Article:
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Course: College Algebra
Topic: Conic Sections
Subtopic: Parabolas

Overview

One of the conic section curves is the parabola. In our previous study of parabolas (graphs of quadratic equations) the equations were generally solved for y, e.g., y=x2-3x-4 or y=(x-3/2)2-25/4 (*). But in today's lesson we learn a different form of the equation of a parabola, one that is solved for the square term, e.g., x2=2y-5. This form actually gives more information and is the form used most often in calculus. This new approach allows us to graph parabolic functions (those that open up/down) as well as sideways parabolas (ones that open left/right and are non-functions).

* Try me: Both of these parabolas open up from the vertex point (3/2,25/4). Can you complete the square to transform the first equation to the second? Can you verify this vertex from both forms of the equation?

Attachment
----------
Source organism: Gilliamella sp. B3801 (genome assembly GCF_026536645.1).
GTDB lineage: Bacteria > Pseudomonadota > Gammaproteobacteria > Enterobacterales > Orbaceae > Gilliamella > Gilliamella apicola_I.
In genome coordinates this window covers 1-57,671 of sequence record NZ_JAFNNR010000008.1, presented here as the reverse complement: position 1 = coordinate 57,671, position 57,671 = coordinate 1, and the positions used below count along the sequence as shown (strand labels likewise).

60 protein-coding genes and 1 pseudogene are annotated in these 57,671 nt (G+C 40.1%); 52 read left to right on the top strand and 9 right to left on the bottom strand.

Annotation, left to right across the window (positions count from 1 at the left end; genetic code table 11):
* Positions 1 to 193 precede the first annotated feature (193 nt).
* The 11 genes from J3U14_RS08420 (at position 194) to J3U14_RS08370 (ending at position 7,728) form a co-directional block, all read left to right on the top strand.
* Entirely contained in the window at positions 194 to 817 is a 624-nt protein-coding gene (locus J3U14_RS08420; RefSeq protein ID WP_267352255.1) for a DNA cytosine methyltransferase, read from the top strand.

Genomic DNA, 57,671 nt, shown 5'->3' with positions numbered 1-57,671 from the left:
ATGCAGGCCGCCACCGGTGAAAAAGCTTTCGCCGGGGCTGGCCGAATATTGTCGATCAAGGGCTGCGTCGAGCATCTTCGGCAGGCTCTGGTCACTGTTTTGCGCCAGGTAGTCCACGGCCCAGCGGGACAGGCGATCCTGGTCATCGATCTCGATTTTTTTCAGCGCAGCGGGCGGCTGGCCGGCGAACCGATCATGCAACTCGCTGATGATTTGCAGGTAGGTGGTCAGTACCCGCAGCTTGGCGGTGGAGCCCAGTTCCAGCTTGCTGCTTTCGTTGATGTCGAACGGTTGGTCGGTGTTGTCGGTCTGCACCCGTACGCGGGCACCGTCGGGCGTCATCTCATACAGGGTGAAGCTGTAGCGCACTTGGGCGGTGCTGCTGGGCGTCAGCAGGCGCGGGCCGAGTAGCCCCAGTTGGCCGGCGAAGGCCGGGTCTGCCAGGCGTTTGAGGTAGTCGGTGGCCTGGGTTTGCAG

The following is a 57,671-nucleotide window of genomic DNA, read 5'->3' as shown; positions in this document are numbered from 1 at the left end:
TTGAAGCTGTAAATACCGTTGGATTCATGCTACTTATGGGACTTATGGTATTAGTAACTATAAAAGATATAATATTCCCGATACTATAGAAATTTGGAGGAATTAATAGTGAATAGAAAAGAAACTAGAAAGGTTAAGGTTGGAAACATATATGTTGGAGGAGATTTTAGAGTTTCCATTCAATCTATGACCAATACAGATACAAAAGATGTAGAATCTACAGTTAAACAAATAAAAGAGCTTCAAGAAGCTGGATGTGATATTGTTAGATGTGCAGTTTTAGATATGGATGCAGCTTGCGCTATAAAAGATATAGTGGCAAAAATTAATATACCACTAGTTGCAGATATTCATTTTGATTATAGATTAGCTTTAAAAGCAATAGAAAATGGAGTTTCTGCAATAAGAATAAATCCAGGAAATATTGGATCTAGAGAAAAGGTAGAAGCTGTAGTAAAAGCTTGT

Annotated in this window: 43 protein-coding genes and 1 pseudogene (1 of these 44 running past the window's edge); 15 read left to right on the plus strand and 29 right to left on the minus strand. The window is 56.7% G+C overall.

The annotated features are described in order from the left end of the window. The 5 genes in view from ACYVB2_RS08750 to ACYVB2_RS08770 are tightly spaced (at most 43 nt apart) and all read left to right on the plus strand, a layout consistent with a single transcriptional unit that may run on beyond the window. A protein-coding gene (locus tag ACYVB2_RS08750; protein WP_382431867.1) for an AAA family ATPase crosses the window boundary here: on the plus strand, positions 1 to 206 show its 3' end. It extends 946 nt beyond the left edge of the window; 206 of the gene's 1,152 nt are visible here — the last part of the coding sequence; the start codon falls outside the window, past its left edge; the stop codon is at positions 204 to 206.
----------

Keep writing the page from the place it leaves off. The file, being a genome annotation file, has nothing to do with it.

Objectives

By the end of this topic you should know and be prepared to be tested on:

• 7.2.1 Understand the standard equation of a parabola including those that are vertical, horizontal, or whose vertex is shifted to a point not at the origin
• 7.2.2 Algebraically convert the general form of a parabola to the standard form by completing the square as needed
• 7.2.3 Find the "p" term in the equation and understand its effect on the graph of the parabola
• 7.2.4 Given the equation of a parabola, produce its graph both manually and electronically
• 7.2.5 Given the graph or information about the graph, find the equation of the parabola in standard form
• 7.2.6 Understand the definition of a parabola as the set of points at a required distance from the focal point and directrix line
• 7.2.7 Understand the reflective properties of an ellipse
• 7.2.8 Appreciate that parabolas have a variety of applications in science, engineering, and architecture

Terminology

Define: parabola, parabolic function, sideways parabola, general form (e.g. y=ax^2+bx+c), standard form (e.g. (x-h)^2=p(y-k)^2), vertex, axis of symmetry, focal point, directrix line, latus rectum

Supplemental Resources (optional)

If you need supplemental tutorial videos with examples relevant to this section go to James Sousa's MathIsPower4U and search for topics: "Graphing and Writing Equations of Parabolas".